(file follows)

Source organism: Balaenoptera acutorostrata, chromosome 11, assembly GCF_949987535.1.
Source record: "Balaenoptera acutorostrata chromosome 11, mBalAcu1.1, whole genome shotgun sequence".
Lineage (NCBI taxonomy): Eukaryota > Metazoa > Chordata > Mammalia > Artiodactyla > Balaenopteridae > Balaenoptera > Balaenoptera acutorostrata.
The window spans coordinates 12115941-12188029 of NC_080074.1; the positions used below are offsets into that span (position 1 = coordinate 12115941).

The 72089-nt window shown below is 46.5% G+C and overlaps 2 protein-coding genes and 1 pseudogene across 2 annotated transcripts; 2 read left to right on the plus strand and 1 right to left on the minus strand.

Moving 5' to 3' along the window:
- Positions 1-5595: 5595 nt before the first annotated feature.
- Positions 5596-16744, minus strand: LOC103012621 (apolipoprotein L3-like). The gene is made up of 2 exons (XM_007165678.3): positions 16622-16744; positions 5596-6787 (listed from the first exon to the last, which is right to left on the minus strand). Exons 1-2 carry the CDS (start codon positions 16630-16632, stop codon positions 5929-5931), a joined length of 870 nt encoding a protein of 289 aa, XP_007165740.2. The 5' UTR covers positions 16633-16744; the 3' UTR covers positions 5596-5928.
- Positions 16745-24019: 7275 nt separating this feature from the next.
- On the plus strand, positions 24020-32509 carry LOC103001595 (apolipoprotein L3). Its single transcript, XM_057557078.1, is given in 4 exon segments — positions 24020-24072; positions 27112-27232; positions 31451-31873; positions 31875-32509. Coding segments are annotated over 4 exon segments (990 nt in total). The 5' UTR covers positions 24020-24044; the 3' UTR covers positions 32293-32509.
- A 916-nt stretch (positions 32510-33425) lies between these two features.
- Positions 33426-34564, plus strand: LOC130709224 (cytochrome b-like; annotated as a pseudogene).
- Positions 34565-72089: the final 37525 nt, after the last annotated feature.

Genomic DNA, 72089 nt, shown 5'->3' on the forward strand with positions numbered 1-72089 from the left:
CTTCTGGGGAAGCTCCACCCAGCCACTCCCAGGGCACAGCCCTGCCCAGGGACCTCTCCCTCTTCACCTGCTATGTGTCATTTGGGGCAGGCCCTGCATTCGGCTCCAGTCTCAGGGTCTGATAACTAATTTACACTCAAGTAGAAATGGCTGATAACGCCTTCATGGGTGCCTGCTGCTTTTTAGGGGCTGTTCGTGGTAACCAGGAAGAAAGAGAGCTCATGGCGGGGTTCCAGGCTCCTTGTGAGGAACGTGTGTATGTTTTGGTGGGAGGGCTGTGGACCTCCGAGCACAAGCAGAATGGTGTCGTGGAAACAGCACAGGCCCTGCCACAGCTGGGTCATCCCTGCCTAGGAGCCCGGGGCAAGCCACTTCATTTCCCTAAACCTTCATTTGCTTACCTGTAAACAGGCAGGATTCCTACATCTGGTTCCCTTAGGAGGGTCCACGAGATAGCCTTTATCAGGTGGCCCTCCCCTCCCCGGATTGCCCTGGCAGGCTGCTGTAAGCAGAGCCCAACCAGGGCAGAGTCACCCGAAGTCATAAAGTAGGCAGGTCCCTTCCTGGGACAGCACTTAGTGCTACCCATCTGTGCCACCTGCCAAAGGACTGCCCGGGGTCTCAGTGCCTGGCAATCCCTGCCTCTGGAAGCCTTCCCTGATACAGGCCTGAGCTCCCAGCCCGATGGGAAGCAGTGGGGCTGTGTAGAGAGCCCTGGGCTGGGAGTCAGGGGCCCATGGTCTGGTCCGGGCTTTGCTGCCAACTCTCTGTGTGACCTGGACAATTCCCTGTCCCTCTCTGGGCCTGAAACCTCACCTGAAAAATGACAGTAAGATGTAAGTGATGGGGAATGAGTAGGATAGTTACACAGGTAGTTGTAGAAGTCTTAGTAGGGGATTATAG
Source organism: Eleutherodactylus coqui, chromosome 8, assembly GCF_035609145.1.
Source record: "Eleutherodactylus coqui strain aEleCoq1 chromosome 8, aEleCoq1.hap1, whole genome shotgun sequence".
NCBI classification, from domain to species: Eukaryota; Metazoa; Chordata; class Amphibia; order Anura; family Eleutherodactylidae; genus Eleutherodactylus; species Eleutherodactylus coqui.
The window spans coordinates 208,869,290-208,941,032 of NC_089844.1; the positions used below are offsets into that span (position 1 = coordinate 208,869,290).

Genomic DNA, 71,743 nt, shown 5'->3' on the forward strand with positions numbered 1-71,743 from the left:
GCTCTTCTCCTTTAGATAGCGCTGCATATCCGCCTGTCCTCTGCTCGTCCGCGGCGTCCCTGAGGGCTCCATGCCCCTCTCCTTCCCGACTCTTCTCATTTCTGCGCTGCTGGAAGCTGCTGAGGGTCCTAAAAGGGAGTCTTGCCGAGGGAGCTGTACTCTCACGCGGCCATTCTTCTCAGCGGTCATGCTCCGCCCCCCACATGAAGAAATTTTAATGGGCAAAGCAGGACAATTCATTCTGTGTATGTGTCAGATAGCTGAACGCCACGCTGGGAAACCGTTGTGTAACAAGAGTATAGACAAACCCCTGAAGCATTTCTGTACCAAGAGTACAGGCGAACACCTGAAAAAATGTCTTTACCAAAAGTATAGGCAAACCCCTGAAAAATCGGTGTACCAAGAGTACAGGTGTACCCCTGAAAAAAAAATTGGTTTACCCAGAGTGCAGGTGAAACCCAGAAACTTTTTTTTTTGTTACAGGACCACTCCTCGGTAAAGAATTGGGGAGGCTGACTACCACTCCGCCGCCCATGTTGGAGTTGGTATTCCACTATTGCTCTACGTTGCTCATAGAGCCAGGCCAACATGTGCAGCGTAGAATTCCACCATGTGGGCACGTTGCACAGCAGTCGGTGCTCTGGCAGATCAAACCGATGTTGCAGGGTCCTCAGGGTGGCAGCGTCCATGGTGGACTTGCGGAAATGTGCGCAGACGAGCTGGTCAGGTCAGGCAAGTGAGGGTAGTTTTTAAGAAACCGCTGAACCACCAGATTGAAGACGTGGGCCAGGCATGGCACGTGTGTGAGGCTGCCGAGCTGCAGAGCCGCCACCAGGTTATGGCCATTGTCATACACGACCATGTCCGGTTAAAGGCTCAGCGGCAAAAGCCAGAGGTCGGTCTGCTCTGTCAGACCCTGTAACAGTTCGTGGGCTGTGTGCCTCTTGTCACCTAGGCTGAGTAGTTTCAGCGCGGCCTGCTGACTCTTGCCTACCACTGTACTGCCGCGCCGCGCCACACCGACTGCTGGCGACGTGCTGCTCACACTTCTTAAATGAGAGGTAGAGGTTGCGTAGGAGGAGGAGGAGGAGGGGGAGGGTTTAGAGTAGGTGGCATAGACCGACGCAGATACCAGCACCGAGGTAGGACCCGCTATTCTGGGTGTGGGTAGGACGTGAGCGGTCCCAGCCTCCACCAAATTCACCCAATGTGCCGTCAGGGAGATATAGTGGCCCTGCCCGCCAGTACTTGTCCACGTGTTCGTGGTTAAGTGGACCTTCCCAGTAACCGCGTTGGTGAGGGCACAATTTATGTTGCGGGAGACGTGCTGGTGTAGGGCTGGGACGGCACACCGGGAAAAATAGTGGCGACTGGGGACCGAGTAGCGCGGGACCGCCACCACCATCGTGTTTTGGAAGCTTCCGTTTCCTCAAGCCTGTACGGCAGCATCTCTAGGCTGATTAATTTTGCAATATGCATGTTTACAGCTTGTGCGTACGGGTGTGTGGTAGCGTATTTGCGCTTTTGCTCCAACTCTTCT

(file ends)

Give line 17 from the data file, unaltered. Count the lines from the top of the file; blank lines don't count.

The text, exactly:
Source record: "Eleutherodactylus coqui strain aEleCoq1 chromosome 8, aEleCoq1.hap1, whole genome shotgun sequence".